Immigration Reform Still Possible This Year
October 30, 2013
The President announced immediately after the government shutdown ended the urgent need to pass a law fixing the broken immigration system. Although opposition from Republican House members continue to stall the reform bill, using the “shutdown loss” as more reason to be “less than willing” to support it, GOP Rep. Mario Diaz-Balart of Florida indicated in an interview that there are still House Republicans who are working out a solution to legalizing the 11 million undocumented in the country.
The proposed solution involves a piecemeal approach where House Republicans could pass a separate measure dealing with border security and later on pass another measure placing the 11 million on probationary status. The legalization, however, can only move forward if E-verify is operational after five years. The goal, according to Rep. Diaz-Balart, is to command the support of a majority of Republicans.
Also, Republican House members who support reform believe that they can bring together a majority of Republican caucus to pass certain bills, thus, moving the debate to a committee of House and Senate negotiators who could try to negotiate on a comprehensive package. The final deal will ultimately address the problem of the undocumented.
So far, measures involving border security and making it easier for high-skilled workers and farm laborers to get visas have won the support of many House Republicans. The House Judiciary Committee has approved bills which address single issues on immigration but none dealing with legalization of the undocumented.
Democrat House members, on the other hand, remain firm in demanding a vote on a comprehensive reform bill similar to that passed in the Senate. According to Minority leader Nancy Pelosi, 28 Republicans have expressed their support for a path to citizenship.
Meanwhile, leaders of business, labor unions and religious organizations joined forces on October 29 to pressure the House to pass the immigration reform bill. The concerted lobbying effort involved over 600 leaders and focused on 150 Republican House members from 40 states. Sponsors included the U.S. Chamber of Commerce, the National Immigration Forum, FWD.us, a political action group set up by Silicon Valley executives including the founder of Facebook, Mark Zuckerberg, and the Partnership for a New American Economy, led jointly by Mayor Michael R. Bloomberg of New York, Rupert Murdoch and Bill Marriot Jr.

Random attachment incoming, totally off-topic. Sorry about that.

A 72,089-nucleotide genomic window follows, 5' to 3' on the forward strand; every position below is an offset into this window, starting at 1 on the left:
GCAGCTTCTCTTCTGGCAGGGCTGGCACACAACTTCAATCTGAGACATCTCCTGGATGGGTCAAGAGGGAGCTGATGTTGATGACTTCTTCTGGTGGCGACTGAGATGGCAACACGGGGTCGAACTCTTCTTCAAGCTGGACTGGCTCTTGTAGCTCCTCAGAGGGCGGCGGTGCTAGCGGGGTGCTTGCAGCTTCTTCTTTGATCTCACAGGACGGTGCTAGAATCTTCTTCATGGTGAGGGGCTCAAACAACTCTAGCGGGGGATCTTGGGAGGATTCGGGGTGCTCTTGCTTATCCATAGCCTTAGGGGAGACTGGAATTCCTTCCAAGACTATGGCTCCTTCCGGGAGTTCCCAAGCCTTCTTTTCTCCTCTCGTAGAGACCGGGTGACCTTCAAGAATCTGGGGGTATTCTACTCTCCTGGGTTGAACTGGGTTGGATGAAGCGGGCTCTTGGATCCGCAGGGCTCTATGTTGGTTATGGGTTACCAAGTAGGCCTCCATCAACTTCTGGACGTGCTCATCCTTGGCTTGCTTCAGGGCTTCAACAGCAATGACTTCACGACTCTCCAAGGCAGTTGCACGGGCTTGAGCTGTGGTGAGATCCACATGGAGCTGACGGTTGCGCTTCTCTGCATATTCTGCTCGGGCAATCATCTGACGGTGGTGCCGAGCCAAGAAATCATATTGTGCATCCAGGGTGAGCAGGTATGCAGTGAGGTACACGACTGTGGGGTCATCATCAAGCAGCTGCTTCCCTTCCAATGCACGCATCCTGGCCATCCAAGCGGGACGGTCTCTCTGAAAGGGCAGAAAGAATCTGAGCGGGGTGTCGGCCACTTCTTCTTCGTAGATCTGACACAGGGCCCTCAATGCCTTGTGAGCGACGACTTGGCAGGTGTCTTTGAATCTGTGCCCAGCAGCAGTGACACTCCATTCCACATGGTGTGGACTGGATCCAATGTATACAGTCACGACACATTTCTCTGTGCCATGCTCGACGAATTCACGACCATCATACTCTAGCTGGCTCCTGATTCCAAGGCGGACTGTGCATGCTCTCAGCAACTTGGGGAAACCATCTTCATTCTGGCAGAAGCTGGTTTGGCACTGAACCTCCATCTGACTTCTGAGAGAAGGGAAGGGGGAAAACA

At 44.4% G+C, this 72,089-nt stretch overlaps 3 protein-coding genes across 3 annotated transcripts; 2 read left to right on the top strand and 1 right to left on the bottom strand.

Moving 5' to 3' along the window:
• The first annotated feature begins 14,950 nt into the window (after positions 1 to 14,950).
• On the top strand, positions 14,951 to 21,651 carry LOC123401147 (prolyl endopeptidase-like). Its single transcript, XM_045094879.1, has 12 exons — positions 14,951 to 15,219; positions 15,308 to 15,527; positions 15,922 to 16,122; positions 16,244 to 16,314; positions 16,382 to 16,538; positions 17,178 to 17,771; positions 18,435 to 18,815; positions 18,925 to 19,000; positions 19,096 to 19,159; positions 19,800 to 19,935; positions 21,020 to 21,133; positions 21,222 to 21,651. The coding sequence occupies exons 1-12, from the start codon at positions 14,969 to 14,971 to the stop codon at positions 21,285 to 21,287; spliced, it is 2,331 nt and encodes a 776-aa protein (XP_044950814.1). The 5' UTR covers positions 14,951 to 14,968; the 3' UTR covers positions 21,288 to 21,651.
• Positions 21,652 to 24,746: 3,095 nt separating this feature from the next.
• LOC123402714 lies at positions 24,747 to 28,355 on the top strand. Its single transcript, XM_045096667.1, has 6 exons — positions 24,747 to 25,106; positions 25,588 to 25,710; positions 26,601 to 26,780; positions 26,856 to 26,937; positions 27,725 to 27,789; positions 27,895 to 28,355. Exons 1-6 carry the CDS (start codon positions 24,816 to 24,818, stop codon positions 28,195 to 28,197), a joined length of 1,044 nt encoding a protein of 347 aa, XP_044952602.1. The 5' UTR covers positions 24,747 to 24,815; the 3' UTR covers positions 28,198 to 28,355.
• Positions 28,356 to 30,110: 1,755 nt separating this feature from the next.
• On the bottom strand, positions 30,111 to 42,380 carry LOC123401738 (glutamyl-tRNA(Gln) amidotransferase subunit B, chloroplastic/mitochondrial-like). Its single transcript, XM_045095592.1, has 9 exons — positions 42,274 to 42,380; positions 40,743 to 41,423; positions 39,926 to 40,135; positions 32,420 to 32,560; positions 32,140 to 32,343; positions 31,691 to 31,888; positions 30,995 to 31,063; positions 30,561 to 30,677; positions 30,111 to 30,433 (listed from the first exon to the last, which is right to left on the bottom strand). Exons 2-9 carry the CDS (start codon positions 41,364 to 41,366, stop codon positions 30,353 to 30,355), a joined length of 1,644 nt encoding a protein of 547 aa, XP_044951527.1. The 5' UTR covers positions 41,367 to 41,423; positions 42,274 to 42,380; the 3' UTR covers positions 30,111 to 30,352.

House Speaker John A. Boehner of Ohio and Majority Leader Eric Cantor of Virginia expressed their support to pass their own version of the immigration bill this year. When asked whether the House can still act on immigration reform despite the fact that it has only four legislative weeks left, Speaker Boehner said, “I still think immigration reform is an important subject that needs to be addressed. And I am hopeful.”
As GOP-Rep. David Valadao of California pointed out, “If anybody has the power to bring it to a vote it’s him,” referring to Rep. Cantor who sets the House Calendar.
The immigration system is broken and ignoring it is not good for the country. Many studies have shown that comprehensive immigration reform would expand the nation’s economy. With the intense lobbying efforts and pressure from all sectors of society, we hope that the GOP-controlled House finally address the problem and pass the immigration reform bill this year.